Avoid these Common Mistakes when Forming Your Single Member LLC

Today, I want to talk to you about how to avoid the most common mistakes online businesses make when forming their single member LLC.

I want to thank The Law Office of Aiden Kramer for giving me the idea for this video. I think it's an important topic and I think a lot of people make some serious, very serious mistakes whenever they are forming their LLCs. And I figured this is something that maybe would help you and learn more about what not to do. First of all, I'm going to include a link up here to Aiden's YouTube channel. If you haven't checked her out, she's got a lot of great information. She's in Colorado.

So let's talk about a little bit about LLCs. LLCs are different than main corporations because in a corporation, if you own a piece of a corporation, you are called a shareholder. With an LLC, if you own part of an LLC, you're called a member. There's a difference there. The reason why a lot of people form LLCs, especially small businesses, online entrepreneurs, people that are doing freelance work, things like that, is because it's very easy to start. The ongoing expenses of running an LLC are typically not that great. It provides a lot of asset protection from the debts of the business. So in other words, there's limited liability protection, which means that if the business were to get sued, or you, as a business owner, would get sued for something you did in the business, then that creditor can't necessarily come after your personal assets.

But there are exceptions and that's what I want to talk to you about today. In certain times, if you don't do things correctly, a court can do what's called piercing the corporate veil. Piercing the corporate veil means basically they can say, “Well, this is basically not a real corporation or real LLC. You filed a bunch of paperwork with the state, now you're saying you're an LLC, but in reality, you're not really an LLC. It's just you doing businesses yourself. So we're not going to give you that LLC protection.” That's what you want to avoid. And that's what I'm here to talk to you about today.

So that was a long winded story about why we're getting to how to avoid the risks of a single member LLC, but I think it's important to give some context so that you understand where I'm going with this. First of all, a single member LLC has a lot more risk associated than a multi-member LLC, and that's because the courts typically don't want to break up multi-member LLCs because one of the partners or one of the business owners did something wrong, whereas the other business owners may not have done something wrong.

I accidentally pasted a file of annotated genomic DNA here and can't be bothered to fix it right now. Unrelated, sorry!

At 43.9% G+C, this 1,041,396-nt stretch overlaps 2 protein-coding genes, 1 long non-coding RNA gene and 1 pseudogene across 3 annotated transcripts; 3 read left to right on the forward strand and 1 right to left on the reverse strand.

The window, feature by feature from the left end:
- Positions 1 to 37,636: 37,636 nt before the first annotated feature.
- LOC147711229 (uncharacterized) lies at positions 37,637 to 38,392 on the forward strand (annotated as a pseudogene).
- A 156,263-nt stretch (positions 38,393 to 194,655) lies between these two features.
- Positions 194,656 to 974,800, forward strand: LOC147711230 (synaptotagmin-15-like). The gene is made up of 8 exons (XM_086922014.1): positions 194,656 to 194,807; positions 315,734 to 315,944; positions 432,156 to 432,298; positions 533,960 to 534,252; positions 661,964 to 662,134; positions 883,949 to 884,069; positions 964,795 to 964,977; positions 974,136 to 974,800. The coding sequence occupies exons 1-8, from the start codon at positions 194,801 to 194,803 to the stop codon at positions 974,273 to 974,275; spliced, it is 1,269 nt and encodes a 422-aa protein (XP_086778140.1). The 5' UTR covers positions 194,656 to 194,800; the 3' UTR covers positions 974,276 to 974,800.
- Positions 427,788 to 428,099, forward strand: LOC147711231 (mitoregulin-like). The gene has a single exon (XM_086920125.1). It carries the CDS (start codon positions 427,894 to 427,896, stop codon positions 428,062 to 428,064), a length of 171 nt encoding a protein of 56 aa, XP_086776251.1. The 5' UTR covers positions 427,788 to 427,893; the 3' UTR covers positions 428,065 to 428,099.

It's a special circumstance when you've got a single member LLC, and you're more likely to get some scrutiny on your business if you did get sued. But at the same time, you do have more freedom to do what you want with a single member LLC because you're the only owner to be honest, and that means you can pretty much do what you want. And if you follow the appropriate corporate formalities, you're going to be fine. But if you don't, that's where you get yourself into trouble.

Common Mistake #1 – Not Having an Operating Agreement

What are those appropriate legal formalities? First things first, you need to have an operating agreement. If you don't have an operating agreement, you are doing some serious harm to yourself. It's just stupid. A lot of people, what they do is they file the articles of organization for the LLC. They pay their little filing fee, they pay their annual filing fees and that's it. That's all they do. They open up a bank account, maybe apply for an EIN number and that's it. But if you don't have an operating agreement, then that could give a reason for the court to pierce your corporate veil so you need to make sure you have an operating agreement in effect.

Common Mistake #2 – Not Having All Appropriate Documents

Number two, you need to make sure you have all the appropriate organizational documents, resolutions, bylaws, things like that. Just like a real corporation would have, you need to have that information too. That's really important. Again, that's another way that a court could pierce the corporate veil and get at your personal assets.

Common Mistake #3 – Not Having Adequate Business Records